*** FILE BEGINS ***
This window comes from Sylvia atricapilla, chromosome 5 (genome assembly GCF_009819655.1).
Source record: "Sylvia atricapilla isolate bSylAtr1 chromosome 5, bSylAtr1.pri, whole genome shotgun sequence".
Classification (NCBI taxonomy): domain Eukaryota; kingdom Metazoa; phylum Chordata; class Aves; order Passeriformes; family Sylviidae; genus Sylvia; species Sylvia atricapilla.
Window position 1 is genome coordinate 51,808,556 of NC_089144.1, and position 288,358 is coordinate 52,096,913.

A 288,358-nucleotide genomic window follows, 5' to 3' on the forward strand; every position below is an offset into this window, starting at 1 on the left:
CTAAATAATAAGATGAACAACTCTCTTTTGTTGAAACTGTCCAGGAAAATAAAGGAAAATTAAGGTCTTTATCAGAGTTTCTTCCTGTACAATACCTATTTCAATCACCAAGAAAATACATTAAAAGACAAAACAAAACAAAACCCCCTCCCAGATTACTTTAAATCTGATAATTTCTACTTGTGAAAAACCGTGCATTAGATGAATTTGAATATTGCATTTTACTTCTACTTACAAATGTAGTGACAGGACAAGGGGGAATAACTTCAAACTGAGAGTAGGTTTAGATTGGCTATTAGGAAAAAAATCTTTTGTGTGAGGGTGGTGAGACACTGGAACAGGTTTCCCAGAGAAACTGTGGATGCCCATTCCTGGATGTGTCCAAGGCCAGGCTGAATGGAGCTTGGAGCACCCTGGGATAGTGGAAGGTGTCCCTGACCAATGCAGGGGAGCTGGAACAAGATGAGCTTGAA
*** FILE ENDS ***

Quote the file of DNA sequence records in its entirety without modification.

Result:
This window comes from Sylvia atricapilla, chromosome 5 (genome assembly GCF_009819655.1).
Source record: "Sylvia atricapilla isolate bSylAtr1 chromosome 5, bSylAtr1.pri, whole genome shotgun sequence".
Classification (NCBI taxonomy): domain Eukaryota; kingdom Metazoa; phylum Chordata; class Aves; order Passeriformes; family Sylviidae; genus Sylvia; species Sylvia atricapilla.
Window position 1 is genome coordinate 51,808,556 of NC_089144.1, and position 288,358 is coordinate 52,096,913.

A 288,358-nucleotide genomic window follows, 5' to 3' on the forward strand; every position below is an offset into this window, starting at 1 on the left:
CTAAATAATAAGATGAACAACTCTCTTTTGTTGAAACTGTCCAGGAAAATAAAGGAAAATTAAGGTCTTTATCAGAGTTTCTTCCTGTACAATACCTATTTCAATCACCAAGAAAATACATTAAAAGACAAAACAAAACAAAACCCCCTCCCAGATTACTTTAAATCTGATAATTTCTACTTGTGAAAAACCGTGCATTAGATGAATTTGAATATTGCATTTTACTTCTACTTACAAATGTAGTGACAGGACAAGGGGGAATAACTTCAAACTGAGAGTAGGTTTAGATTGGCTATTAGGAAAAAAATCTTTTGTGTGAGGGTGGTGAGACACTGGAACAGGTTTCCCAGAGAAACTGTGGATGCCCATTCCTGGATGTGTCCAAGGCCAGGCTGAATGGAGCTTGGAGCACCCTGGGATAGTGGAAGGTGTCCCTGACCAATGCAGGGGAGCTGGAACAAGATGAGCTTGAA